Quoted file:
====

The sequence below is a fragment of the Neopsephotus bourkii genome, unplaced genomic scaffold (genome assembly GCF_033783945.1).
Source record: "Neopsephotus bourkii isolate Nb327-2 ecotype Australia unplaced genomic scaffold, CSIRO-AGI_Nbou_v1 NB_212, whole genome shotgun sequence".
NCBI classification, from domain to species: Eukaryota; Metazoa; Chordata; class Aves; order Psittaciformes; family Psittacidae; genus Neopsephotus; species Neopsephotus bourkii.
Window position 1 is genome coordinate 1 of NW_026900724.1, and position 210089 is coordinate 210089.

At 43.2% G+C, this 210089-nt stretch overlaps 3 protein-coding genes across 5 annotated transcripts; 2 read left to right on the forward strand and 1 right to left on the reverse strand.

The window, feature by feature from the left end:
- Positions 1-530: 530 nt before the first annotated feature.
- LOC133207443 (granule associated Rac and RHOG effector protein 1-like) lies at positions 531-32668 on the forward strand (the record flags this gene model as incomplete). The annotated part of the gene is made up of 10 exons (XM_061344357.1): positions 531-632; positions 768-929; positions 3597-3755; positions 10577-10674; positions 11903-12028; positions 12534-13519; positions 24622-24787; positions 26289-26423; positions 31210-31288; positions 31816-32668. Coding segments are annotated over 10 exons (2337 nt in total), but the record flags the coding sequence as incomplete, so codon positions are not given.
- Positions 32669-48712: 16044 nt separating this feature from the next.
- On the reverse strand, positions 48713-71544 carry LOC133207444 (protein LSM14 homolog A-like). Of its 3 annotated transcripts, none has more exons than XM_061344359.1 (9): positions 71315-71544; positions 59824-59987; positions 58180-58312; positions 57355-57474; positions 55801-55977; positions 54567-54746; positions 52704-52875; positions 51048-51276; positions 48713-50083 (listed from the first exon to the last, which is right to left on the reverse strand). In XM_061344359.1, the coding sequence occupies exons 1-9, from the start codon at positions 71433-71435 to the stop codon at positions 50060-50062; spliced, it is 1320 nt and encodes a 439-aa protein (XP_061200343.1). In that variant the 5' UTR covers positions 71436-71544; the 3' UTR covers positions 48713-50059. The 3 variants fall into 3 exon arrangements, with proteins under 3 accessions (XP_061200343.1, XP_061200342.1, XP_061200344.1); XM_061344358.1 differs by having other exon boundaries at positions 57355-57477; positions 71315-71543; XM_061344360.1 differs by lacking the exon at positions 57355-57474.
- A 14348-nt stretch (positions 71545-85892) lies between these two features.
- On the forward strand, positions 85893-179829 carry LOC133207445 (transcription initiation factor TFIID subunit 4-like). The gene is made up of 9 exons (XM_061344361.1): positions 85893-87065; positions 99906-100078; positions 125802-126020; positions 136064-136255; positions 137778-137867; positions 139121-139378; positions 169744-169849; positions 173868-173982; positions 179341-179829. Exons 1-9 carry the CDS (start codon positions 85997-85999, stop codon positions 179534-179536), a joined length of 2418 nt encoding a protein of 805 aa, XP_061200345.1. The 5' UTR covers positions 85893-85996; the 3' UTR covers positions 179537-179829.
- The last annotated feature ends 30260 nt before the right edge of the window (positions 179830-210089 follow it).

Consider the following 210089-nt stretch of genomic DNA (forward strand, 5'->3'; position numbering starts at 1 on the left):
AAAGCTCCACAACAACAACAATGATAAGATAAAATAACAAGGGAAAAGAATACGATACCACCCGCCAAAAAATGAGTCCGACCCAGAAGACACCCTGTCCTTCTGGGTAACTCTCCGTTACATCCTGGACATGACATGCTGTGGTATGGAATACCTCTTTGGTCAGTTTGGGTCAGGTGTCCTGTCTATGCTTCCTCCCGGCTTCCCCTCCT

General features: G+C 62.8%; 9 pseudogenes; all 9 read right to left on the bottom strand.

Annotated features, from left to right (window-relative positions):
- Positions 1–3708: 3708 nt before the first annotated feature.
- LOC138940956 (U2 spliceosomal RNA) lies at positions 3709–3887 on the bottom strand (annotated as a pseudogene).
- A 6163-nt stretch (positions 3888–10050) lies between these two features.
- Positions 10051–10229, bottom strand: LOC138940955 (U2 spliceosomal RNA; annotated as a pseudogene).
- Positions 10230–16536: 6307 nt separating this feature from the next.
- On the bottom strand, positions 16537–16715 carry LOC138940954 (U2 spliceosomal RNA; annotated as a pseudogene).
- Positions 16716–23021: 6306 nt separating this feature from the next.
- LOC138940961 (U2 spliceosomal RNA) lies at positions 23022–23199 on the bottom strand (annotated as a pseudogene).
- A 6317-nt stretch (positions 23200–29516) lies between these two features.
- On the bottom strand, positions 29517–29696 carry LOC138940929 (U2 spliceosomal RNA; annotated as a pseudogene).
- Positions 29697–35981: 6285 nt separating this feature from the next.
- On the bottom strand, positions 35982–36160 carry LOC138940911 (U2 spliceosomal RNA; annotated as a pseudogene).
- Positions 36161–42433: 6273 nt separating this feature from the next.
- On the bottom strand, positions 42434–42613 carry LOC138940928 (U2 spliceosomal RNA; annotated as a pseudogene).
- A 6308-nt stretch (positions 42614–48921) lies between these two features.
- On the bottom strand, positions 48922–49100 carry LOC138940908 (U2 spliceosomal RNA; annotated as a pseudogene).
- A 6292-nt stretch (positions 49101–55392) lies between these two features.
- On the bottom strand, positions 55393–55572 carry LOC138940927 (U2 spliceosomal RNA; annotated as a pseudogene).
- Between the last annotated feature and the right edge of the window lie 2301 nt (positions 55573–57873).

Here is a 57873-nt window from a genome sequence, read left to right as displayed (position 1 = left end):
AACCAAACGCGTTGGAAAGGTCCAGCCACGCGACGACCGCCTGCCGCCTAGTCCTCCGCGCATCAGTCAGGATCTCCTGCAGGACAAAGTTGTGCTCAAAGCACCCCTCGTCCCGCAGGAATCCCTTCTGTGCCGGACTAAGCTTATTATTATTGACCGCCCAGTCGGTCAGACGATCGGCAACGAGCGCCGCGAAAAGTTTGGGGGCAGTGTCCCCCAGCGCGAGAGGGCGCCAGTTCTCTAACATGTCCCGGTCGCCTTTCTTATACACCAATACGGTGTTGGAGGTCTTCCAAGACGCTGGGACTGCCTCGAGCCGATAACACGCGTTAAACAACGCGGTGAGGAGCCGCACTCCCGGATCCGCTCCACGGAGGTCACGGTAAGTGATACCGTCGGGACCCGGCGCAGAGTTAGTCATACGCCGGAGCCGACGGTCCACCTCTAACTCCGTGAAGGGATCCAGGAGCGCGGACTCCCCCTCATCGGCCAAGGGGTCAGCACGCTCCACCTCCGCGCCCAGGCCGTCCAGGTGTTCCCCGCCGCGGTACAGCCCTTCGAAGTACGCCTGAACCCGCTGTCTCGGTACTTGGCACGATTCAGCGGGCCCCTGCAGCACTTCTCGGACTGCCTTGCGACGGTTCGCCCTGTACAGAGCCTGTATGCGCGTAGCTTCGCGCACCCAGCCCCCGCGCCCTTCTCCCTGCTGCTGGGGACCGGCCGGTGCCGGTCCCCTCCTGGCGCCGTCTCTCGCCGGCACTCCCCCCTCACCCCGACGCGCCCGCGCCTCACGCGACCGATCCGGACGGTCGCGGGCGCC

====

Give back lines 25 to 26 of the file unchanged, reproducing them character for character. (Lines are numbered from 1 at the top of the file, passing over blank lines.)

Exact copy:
- LOC138940961 (U2 spliceosomal RNA) lies at positions 23022–23199 on the bottom strand (annotated as a pseudogene).
- A 6317-nt stretch (positions 23200–29516) lies between these two features.